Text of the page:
How good are comparison sites like iSelect?

Why and other comparison sites aren’t that great


How do you make the right choice?

We have too much choice. And it can be paralyzing.

You want to open a bank account. Who do you choose? Big 4 banks? Credit union? Who has the best deal? Where can I withdraw my money?

It can turn your mind in an endless loop; you can spend hours thinking and researching and not making any decisions.

This is where a comparison site might come in.


Comparison Sites – make an informed decision

There are a bunch of comparison sites now.

If you want a new bank account or credit card, need to book a flight etc. you can search the internet and there will be a site (or a number of sites) that lists the options and costs in one place so you can make an informed decision.


Or can you?

Well, it depends which comparison site you look at.


Why do they exist? Commission

While there may be comparison sites that exist simply to better inform consumers, most comparison sites exist to get commission if people sign up through their website.


The Murphy’s Law in trying to make money from a comparison site is:

If the deal is really fantastic, then the commission for signing people up will be lower (or nil).


The best comparison sites include all different options and they just hope you will pick something that gives them a good commission.

The other comparison sites may just offer the options that make them commission (or companies that they have an agreement with). Although, to be fair, it would be hard work to list (for example) EVERY single bank account.


Is it fair that websites earn commission?

Some people aren’t happy to have a website earning money if they decide to signup for a new credit card.

However I think that given that the website has gone to all the work to create a comparison site, if I make a decision through their site then I think they are entitled to a commission (particularly if it doesn’t cost me anything).


Although obviously, if a comparison site put me onto a deal that isn’t half as good as what I could have got, I would be pretty annoyed.


Below is a look at 2 major comparison sites.


Recently while looking to set up a new bank account, my wife and I looked at the Cannstar website.

Cannstar, from my quick look into it, seems to be setup by a banking type organisation and has support and funding from heaps of banks.

This isn’t something that operates out of someone’s backyard.


But the problem with Cannstar is that not all the information was correct.

It was 95% correct, but if we were considering a bank in terms of the overseas ATM fee, then what they include should be correct.



We were also looking at changing private health insurance.

The iSelect website seemed quite good. I had respect for them due to their advertising (obviously advertising has nothing to do with the actual service, but sometimes I get fooled into thinking a good ad means clever people are working there as well).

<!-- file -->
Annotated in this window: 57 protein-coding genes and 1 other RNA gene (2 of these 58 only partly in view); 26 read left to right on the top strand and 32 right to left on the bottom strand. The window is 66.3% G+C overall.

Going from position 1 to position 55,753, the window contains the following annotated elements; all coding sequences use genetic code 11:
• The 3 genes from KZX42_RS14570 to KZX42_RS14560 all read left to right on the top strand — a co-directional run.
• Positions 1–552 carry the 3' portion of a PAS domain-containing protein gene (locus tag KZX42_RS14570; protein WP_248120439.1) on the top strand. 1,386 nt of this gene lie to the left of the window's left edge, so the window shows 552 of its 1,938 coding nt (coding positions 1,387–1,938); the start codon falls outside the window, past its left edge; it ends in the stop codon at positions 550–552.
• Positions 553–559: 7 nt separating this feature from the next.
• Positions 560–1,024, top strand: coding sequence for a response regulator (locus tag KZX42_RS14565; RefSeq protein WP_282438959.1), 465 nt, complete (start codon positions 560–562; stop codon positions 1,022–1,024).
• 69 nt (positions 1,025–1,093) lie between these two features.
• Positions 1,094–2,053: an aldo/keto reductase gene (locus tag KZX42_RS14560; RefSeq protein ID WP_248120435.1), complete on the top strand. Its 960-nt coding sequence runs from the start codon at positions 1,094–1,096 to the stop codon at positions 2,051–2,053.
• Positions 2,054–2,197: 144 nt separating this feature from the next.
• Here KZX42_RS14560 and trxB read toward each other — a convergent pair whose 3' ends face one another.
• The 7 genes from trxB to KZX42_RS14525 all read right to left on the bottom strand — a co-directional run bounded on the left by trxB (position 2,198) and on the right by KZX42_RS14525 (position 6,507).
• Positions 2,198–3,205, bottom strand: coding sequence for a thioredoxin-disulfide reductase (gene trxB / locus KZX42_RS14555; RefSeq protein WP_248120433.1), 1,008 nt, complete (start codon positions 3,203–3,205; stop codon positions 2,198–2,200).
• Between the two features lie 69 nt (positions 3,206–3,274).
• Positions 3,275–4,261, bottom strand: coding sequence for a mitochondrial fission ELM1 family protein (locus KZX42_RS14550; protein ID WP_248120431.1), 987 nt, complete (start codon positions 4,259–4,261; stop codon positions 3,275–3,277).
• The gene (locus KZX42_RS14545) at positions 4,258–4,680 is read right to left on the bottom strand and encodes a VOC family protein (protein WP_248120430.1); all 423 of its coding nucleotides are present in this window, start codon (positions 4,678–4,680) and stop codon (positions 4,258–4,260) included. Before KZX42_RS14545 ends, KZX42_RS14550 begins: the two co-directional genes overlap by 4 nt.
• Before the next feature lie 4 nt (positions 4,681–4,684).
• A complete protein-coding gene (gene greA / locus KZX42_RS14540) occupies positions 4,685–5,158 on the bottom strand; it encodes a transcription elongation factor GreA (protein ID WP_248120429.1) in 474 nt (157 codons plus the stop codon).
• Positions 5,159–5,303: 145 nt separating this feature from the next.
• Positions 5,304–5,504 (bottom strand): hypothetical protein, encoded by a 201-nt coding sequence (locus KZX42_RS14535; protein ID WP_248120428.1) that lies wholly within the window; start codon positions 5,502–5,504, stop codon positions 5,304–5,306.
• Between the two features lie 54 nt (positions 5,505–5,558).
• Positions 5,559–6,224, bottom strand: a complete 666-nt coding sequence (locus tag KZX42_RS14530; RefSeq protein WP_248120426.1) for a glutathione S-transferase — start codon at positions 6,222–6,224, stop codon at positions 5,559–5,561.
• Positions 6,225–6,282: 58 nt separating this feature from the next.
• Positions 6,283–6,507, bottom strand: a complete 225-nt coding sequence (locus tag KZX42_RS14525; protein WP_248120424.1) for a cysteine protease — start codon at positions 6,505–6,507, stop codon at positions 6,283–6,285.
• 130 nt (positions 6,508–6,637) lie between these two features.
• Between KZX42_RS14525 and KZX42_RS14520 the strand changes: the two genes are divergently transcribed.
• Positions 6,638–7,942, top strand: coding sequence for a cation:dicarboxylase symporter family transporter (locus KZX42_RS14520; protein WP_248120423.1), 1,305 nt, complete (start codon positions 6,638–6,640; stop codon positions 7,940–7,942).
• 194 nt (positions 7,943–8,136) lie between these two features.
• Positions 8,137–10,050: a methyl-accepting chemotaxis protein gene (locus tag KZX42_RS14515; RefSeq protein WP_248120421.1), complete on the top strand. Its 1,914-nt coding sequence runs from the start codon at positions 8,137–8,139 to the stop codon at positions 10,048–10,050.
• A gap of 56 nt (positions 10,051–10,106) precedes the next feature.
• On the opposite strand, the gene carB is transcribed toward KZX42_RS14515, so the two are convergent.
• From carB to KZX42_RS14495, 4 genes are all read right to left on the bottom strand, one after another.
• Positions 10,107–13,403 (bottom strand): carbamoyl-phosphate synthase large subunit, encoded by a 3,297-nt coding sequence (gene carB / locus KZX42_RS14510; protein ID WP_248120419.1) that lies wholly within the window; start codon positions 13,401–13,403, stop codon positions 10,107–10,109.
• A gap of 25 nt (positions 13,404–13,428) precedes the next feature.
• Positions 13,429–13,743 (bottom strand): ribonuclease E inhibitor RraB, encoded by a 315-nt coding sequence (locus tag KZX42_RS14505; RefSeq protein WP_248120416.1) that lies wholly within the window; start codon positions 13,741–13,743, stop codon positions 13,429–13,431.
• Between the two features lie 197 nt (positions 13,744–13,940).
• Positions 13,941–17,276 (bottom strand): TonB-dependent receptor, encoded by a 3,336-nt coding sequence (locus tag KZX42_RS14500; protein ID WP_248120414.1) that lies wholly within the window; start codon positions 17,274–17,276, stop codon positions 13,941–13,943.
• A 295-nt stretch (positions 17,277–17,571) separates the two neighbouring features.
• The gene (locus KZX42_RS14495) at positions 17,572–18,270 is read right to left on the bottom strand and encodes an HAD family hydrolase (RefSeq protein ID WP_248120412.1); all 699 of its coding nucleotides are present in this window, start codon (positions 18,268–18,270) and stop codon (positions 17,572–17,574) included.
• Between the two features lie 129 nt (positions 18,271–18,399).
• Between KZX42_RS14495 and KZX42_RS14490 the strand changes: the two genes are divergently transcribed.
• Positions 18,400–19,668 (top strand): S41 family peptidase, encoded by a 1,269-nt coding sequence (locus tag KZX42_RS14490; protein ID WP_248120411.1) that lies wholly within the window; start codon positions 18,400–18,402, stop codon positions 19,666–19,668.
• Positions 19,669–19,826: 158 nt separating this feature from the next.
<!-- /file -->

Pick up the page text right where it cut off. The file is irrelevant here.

iSelect only compares the health funds they act for.

iSelect admit this on their site here:


So some of the biggest health providers (including BUPA, HBA, HBF, Medibank Private) are not included in, Which in my mind, is like having a bank comparison website that doesn’t include Commonwealth Bank and ANZ. This is okay, but surely not as ‘fair’ as they advertise to be.

I suppose that if it was mentioned in their advertising that they only compare “some” health fund providers, you probably wouldn’t go to the website.


Should I still use comparison sites?

I think comparison sites are a fantastic resource, but they should be used with caution and you should do your own research and check out the details yourself for choices you are considering.


A good comparison site might help you to narrow the list to a few options and then that can make the process of picking a bit easier.


3 tips for choosing and changing to something new

Starting something new is hard. It shouldn’t be but it often is. Humans fear the unknown and are more likely to stick with the known. A few tips or things to remember are:

1.   Try it for a year

Remember that the change doesn’t have to be permanent.  If you change bank accounts, tell yourself you will try it for 1 year, then re-assess whether the account is working.

Knowing that I am only ‘trying it’ for a year, helps me get over the hurdle of trying something new.

2.   Look for something better – not perfect

The change doesn’t have to be perfect.  You don’t have to have the perfect bank account. You just have to pick something that is going to be better than what you currently have.

3. There is a reason you wanted to change

Obviously you could fall in a heap and decide that it is too hard to make a decision and stay with what you already have. But if you want to make a change, I’m guessing there is a reason. Focus on that reason (ie. now I am paying bank fees of $5 a month; I want an account with bank fees of $2 or less a month).


Good luck!

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